Command Line Usage

This section describes how to carry out some of the most common actions using the robovm command line tool. For a complete usage reference for the options supported by the robovm tool run

$ robovm -help

Working with robovm.xml files

Almost everything can be done directly from the command line using the options of the robovm command but it is still recommended to use an XML configuration file called robovm.xml to configure the compiler.

The -dumpconfig option can be used to create a robovm.xml file. This creates a robovm.xml file for the demo app in [demo-app]:

$ robovm -arch thumbv7 -os ios -cp "$ROBOVM_HOME/lib/robovm-objc.jar:$ROBOVM_HOME/lib/robovm-cocoatouch.jar:bin/" -dumpconfig robovm.xml IOSDemo

Once we have the robovm.xml file we only have to specify it on the command line to launch the app. This would launch the app on a connected device since the robovm.xml file specifies the thumbv7 architecture:

$ robovm -config robovm.xml -run

TIP: You can load multiple configurations by specifying -config multiple times. The latter ones take precedence.

We can override the configuration read from a robovm.xml file by specifying the options we want to override after the robovm.xml file has been read in. To launch on the iOS simulator we need to build for the x86 architecture so we use the -arch option after the configuration file has been specified:

$ robovm -config robovm.xml -arch x86 -run

We can even "edit" the robovm.xml file by combining -config and -dumpconfig. This adds a new classpath entry:

$ robovm -config robovm.xml -cp foo.jar -dumpconfig robovm-new.xml
$ mv robovm-new.xml robovm.xml

Expanding properties in robovm.xml files

XML configuration files (and also Info.plist files) will be searched for ${...} patterns. Such patterns will be replaced with properties loaded using the -properties command line option which reads in .properties file. Individual properties can also be specified directly on the command line using the -Pname=value option.

Launching apps

To launch an app using the command line tool you simply specify the -run command line option. RoboVM will use the configured target OS (-os) and architecture (-arch) to determine how to launch the app.

To launch in the iOS simulator use -os ios -arch x86:

$ robovm -cp ... -os ios -arch x86 -run com.example.MainClass

To launch on an iOS device in 32-bit mode use -os ios -arch thumbv7:

$ robovm -cp ... -os ios -arch thumbv7 -run com.example.MainClass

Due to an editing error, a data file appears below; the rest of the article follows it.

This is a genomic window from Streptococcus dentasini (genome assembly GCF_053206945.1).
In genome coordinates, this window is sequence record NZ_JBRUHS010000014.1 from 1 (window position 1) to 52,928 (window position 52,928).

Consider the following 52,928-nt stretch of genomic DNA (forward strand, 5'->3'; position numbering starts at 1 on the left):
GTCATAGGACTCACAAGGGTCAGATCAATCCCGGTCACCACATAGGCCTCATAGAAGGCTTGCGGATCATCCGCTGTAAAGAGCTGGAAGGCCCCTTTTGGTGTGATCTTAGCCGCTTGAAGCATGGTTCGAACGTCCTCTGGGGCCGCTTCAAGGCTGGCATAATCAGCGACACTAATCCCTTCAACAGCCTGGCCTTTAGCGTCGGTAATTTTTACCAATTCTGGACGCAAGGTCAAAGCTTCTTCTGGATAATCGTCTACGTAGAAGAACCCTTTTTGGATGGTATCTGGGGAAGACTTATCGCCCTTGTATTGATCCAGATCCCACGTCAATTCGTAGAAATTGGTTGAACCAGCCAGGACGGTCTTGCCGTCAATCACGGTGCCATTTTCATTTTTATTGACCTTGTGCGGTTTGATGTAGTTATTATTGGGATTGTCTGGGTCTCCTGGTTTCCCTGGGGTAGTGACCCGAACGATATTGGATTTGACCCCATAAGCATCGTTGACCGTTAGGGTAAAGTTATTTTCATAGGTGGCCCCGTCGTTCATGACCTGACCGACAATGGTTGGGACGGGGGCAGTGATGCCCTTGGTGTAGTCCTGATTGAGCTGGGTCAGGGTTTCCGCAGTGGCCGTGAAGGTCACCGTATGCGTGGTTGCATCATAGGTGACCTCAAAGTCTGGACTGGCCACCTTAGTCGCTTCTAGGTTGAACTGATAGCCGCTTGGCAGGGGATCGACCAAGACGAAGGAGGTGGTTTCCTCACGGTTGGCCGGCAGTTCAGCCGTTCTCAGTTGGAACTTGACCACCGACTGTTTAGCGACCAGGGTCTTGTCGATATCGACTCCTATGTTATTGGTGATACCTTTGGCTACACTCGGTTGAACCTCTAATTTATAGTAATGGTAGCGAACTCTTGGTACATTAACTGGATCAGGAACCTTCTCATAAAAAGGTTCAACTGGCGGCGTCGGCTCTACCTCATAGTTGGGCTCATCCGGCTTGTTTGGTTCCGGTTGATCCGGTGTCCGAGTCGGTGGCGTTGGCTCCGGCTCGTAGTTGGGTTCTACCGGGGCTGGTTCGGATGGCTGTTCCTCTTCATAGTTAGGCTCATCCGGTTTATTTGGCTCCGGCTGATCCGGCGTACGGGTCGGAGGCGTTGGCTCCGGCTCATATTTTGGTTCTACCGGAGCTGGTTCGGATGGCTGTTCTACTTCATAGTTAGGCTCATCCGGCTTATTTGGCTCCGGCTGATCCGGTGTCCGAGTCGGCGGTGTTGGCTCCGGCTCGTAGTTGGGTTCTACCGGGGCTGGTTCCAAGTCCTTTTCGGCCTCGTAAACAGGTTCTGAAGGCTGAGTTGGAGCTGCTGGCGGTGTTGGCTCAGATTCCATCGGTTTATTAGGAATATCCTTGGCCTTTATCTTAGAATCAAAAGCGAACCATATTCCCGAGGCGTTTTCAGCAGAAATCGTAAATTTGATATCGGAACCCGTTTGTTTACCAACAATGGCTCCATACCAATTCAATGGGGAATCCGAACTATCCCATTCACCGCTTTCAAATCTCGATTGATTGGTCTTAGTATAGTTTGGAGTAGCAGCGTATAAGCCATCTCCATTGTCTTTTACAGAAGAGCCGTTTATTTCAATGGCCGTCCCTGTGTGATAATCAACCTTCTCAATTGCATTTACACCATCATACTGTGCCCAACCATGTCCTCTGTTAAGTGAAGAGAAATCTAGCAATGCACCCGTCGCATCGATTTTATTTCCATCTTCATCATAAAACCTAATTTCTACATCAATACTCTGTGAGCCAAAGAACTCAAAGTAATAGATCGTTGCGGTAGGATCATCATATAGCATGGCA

To launch on an iOS device in 64-bit mode use -os ios -arch arm64:

$ robovm -cp ... -os ios -arch arm64 -run com.example.MainClass

RoboVM also supports building Mac OS X console apps. This is what you get if you don't specify any -os or -arch (or use -os macosx -arch x86):

$ robovm -cp ... -run com.example.MainClass

Packaging for App Store/Ad-Hoc distribution

The -createipa option is used to create an IPA file) which can be submitted to the App Store or distributed to beta tester or throughout an enterprise.

NOTE: Before you can do this you will have to have your signing certificates and provisioning profiles in order. Apple has some great resources that describe how to enroll in the iOS developers program and create the certificates and provisioning profiles required for App Store distribution.

This will create an IPA file signed with the code signing certificate matching iPhone Distribution and using the provisioning profile named My Distribution Profile. The IPA will be stored in ~/Desktop/IPA/:

$ robovm -config robovm.xml -signidentity 'iPhone Distribution' -provisioningprofile 'My Distribution Profile' -d ~/Desktop/IPA/ -createipa

TIP: The -signingidentiy option matches against the start of the certificate name. Alternatively you can use a certificate fingerprint. If the -signingidentiy value is enclosed in / a regexp search will be done against the certificate name instead. Run the command security find-identity -v -p codesigning or use the KeyChain Access OS X app to view your installed certificates.

CAUTION: The IPA creation also creates a .dSYM folder in the folder you specify with -d. The .dSYM contains the debug symbols of your app. It is required if you want to symbolicate a crash report generated by your app. To symbolicate you need the exact .dSYM so make sure you back this up.

The IPA is now ready to be distributed. To submit the IPA file to the App Store you would use the Application Loader application that comes with Xcode. The Application Loader application can easily be located using Spotlight.

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